Wednesday, July 30, 2008

Chelan Day 3 - NO TASK

Too much wind on launch again today. Too bad, it was a beautiful day. We all enjoyed the local charms.

Hope to fly tomorrow.


Chelan Day 2 - NO TASK

Called at 12:00 due to high winds associated with a small system passage.

Amir Izadi took some photos of the start and I seem to be placed well in the frame ;-) I'm on the grey/blue XC2

Thanks Amir -

It is 8 am on Day 3 (Wednesday) and winds are already very brisk. The forecast isn't encouraging for today so I doubt we'll fly. I saw Batman last night - Great movie.


Tuesday, July 29, 2008

Chelan XC Open - Day 1 - Task 1

Chelan Day One - Task 1

Today's forecast looked very good so anticipation was high at launch. We assembled a bit early to ensure that the rides to the top were adequate for the entire group. That meant that we spent two and a half hours killing time, socializing, checking out set-up, then checking it again. The lift forecast called for lower top-of-climbs than Saturday, but the winds aloft were forecast to be light until the Souterlies kicked in later. I took some time to review my goal for the day & this contest in particular. The flats can be tricky when the winds kick in and cloud bands can also require a gear change until the lift increases. My goals for the day were to get to goal & not make mistakes that put me in a "hole" that delays or dirts me. . .

The task was a short one - 63 kilometers (38 miles) that took us East to Simms Junction then North to Leahy. I launched early and got up easily, about 50 minutes before the start time. The thermals got rather crowded and tense prior to the start but sense prevailed. My start was spot on, I wasn't high guy but I was in the front and plenty high when I made it to the rim on the other side of the Columbia. None of the gliders ahead were turning in lift so I headed North a bit to reach a few gliders turning in weak lift. This turn took me to a sunny area and cut the corner so I made up some time on all the guys ahead of me who, eventually, came over also. Things went well for the next 20 miles & I wasn't far behind the lead gaggle until I got within 5 miles of Simms.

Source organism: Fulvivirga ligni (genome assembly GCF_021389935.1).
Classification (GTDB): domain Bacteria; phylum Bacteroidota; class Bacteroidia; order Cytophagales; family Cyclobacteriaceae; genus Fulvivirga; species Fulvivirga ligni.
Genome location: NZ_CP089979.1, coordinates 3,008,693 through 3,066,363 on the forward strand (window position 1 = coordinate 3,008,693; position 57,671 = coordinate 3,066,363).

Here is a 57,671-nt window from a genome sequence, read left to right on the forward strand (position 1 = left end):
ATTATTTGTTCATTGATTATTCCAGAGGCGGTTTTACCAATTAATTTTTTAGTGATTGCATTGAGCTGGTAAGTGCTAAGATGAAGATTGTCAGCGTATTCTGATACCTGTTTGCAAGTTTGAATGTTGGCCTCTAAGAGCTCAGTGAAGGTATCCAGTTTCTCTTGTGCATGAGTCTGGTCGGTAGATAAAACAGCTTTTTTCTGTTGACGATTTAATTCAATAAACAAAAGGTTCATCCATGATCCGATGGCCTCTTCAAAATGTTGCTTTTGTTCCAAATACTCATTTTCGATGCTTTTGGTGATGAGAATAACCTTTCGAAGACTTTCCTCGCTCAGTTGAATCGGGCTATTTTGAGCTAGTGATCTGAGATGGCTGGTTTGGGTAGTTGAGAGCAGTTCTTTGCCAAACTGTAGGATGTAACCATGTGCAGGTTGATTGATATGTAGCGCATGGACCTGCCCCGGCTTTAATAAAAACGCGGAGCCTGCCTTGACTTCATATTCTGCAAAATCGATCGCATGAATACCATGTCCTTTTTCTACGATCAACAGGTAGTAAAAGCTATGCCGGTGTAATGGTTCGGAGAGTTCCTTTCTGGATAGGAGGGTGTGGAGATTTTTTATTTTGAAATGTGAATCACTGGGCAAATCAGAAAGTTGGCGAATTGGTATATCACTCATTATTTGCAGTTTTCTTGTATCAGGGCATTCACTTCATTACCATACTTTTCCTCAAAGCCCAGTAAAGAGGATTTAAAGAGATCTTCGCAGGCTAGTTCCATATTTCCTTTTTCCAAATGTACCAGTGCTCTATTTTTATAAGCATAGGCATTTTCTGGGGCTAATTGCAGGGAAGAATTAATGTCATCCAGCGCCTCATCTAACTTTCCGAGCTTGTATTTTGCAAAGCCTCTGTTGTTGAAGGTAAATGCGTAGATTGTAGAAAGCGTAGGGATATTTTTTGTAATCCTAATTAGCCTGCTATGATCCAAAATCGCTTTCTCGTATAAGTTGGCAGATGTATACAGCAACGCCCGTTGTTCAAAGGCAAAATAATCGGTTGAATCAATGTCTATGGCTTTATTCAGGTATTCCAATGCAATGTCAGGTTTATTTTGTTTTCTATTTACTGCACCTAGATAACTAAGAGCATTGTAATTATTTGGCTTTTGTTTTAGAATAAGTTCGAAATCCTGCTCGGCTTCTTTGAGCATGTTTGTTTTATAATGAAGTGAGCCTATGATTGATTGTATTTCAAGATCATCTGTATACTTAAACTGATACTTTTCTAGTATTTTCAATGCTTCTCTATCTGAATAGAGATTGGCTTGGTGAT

There was quite a shuffle in the lead gaggle as Marty, Dean, and many others got low & eventually landed near the turn-point. A few caught a ripper while many gliders were dirting in the shadow over Simms so I changed gears and took any & all climbing opportunities so that I could stay in the air until the sun-band came along. The low climb rate allowed the wind to take me NW (downwind) of the course line, which was very frustrating to watch, but I needed to stay in the air to make goal, so I took the slow climbs. Eventually my patience paid off & I caught a ripper that allowed me to get high enough to penetrate to the Simms turnpoint and turn back to the lift.

The wind that had been my nemesis for 35 minutes then became my friend. I climbed to 7000' and saw 7:1 glide required to goal, so I headed to goal. I pushed full speed-bar and kept it in until the end of the speed section 11 kilometers later. At times I saw 75 kM (46 mph) groundspeed.

The goal had many pilots already in the field but it was nice to start the comp with a flight to goal. I don't know the standings yet, but the scores will be HERE. It sounds like Jeff Wishney won the day and there were 25-30 in goal. I'm currently in 4th in the Serial class & 26th overall.

My flight is HERE.

The Tuesday forecast looks marginal due to winds, but I'll be ready if we fly.


Sunday, July 27, 2008

First flight in Chelan

Saturday was my first day of flying at Chelan and the morning forecast looked doubtful that we would have a good flight, due to gusty winds. We drove up to launch at 1130am to look things over & see how the winds looked. My first thoughts were that the topography of the area is beautiful with the juxtaposition of the calm blue water of the Columbia at the bottom of a 2000' gorge that features amazing vertical rock walls. Once across the Columbia River gorge, in front East of launch, the land is FLAT agricultural land similar to the topography in Killarney AUS.

I was resigned to a local scenic flight. Today & tomorrow are just practice so I wanted a low impact flight to get the lay of the land. The sky was 50% or more covered in high cirro-stratus so the thermal action was dampened. A couple of students launched early & encountered some lift, so I decided to suit up & get off the hill before the mad rush began. I decided to only wear my shorts & a thin summer top & summer gloves, since I was not planning a long-high day.

The launch went well & I soon cored a thermal & got to 6000' (about 2300' over) I didn't want to cross the gorge without 6500' or so, and I didn't want to go alone, so I just boated around at the top of lift for 85 minutes while the launch queue filed into the air. Many were struggling down low so I tried to stay at the top of lift with some success. Finally a bunch of us got up to 6800' and headed across to the East side of the Columbia river gorge. I was looking at the clouds overhead & decided to let the guys on the UP Edges & IcePeaks to fight it out while I just took my time & stayed in the blue band of clouds. This plan worked for quite awhile - I'd stay in the sunny area until the clouds were approaching the sun, then fly on 1/2 to full bar until I approached the edge of the shadows again. Soon I was overflying many pilots who had raced into the shadows & dirted. I didn't have any waypoints loaded in my GPS and no map so I just kept heading East with a few other guys. I was freezing my butt off at 10000' in my shorts, but it was great to have the altitude.